Let us plod on. Rs 50,000 crores has been set apart for fund of funds for equity participation in the MSMEs. As per preliminary information, equity is to be taken by Government and other investors. Government participation in MSMEs equity outside the public sector (where in any case it is in the large sector and not in MSME size) is not available as data or metadata. So that leaves the investors too.
We do not yet know as to how the potential investors who could be the owners/entrepreneurs of the MSMEs also could be granted equity assistance outside any liabilities accounting for the money granted for equity participation? That is to say how exactly would the government or banks fund equity in MSMEs which can be outside the pale of loan type procedure is a good wait-and-watch subject.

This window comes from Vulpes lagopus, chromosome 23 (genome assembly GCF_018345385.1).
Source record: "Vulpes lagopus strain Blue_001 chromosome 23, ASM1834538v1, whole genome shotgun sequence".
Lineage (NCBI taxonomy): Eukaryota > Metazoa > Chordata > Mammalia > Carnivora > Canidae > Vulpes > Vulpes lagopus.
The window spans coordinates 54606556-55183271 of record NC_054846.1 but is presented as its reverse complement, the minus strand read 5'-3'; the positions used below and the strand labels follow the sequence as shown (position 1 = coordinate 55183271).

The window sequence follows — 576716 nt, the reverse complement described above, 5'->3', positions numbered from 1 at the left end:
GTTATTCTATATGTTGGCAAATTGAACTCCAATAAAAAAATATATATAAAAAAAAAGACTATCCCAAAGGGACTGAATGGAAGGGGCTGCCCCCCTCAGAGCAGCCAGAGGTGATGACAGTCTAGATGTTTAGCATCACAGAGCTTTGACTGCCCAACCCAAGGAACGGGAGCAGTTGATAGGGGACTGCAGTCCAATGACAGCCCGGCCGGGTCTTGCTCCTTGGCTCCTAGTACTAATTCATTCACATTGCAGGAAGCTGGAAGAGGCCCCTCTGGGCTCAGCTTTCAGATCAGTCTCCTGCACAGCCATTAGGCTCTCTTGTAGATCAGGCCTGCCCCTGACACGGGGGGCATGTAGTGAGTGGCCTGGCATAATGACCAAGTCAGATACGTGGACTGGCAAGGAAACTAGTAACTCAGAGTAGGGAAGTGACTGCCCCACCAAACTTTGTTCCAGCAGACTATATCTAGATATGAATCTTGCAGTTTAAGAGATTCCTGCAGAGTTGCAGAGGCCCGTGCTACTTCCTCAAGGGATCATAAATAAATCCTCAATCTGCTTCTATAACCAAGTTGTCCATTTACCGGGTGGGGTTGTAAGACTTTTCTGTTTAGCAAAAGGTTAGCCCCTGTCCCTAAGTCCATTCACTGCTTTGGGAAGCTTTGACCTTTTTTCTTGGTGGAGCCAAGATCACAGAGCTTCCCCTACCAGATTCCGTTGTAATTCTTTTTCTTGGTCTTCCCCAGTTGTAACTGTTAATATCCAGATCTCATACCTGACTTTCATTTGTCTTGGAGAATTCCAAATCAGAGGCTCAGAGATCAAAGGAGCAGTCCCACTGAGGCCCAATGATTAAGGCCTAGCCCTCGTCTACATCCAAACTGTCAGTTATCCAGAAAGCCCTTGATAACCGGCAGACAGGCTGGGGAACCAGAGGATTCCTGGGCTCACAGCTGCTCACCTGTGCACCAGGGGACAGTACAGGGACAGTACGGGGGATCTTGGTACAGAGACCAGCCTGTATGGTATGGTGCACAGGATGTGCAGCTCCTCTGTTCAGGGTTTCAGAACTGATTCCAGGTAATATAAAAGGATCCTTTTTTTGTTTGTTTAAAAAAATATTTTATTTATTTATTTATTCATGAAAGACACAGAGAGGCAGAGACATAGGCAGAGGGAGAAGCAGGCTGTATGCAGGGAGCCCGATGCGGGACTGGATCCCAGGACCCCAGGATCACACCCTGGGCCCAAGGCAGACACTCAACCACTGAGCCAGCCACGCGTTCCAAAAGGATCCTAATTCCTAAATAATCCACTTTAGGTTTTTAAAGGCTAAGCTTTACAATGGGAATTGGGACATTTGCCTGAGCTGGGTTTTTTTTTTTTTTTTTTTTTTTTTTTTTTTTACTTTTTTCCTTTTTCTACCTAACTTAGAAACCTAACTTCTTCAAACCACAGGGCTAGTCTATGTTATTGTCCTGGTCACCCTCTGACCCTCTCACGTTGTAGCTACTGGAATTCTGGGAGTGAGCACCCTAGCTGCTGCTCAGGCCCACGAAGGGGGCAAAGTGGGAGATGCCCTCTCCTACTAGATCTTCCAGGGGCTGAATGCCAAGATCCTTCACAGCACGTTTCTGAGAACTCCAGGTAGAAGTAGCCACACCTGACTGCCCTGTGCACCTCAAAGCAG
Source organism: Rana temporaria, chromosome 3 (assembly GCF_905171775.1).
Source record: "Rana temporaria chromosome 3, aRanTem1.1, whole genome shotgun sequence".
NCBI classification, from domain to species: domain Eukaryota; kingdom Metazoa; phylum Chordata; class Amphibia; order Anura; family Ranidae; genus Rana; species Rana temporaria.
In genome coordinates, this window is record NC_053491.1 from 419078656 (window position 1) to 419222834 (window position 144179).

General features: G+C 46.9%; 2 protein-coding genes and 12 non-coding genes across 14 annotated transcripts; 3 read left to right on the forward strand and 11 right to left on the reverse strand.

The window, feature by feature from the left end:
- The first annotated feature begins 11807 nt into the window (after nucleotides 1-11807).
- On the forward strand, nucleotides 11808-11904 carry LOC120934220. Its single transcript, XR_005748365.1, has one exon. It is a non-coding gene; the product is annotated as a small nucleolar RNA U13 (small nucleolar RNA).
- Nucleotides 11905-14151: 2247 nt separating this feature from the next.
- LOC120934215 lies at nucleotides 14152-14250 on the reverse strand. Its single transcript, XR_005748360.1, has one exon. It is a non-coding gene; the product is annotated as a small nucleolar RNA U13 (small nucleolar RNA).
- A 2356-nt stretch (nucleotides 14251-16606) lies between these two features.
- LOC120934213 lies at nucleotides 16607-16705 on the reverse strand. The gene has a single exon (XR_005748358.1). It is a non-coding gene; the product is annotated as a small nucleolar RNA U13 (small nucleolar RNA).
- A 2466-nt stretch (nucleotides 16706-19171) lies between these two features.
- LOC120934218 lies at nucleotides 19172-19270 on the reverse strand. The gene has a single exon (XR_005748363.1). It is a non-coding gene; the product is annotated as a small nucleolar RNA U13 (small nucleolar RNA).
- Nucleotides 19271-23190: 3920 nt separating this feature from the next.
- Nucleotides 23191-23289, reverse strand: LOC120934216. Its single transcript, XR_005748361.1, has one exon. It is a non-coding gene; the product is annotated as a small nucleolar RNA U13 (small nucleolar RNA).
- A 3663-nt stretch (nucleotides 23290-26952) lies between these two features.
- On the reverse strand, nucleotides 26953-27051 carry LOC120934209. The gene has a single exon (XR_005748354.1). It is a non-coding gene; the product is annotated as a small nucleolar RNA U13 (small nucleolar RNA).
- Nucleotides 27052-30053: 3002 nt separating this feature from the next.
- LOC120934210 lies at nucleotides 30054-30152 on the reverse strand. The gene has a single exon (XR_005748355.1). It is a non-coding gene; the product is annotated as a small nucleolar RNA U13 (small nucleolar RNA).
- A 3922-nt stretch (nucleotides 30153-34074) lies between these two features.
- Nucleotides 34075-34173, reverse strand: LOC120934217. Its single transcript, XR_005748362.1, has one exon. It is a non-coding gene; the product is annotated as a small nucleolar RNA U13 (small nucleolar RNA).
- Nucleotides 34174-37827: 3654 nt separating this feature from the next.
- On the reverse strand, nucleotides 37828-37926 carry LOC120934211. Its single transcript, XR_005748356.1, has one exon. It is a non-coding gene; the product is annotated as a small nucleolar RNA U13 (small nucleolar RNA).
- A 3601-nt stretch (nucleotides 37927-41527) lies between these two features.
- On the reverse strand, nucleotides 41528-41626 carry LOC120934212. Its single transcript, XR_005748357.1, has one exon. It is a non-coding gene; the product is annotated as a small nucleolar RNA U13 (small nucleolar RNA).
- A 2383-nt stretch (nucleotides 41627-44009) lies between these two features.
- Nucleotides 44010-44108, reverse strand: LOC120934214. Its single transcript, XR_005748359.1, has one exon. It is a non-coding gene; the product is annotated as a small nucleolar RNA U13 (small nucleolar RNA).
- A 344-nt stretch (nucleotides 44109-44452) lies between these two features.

This brings us to the third and fourth sub-package both of which are time dilatory steps and hope to make available more liquid cash in the hands of the MSMEs. They are no system transforming ideas and so even if there is a transitory demand for the same, its true effect on addressing demand-side issues in the mid-term after the 2nd quarter FY 20. We should have a quick reconnaissance of the fruits of labour. In fact till then, not just for the third and the fourth component of the Atmanirbhar Bharat package, we may also see how things playout for the other two sub-packages and do hope that the MSMEs will turn the COVID tide in their favour.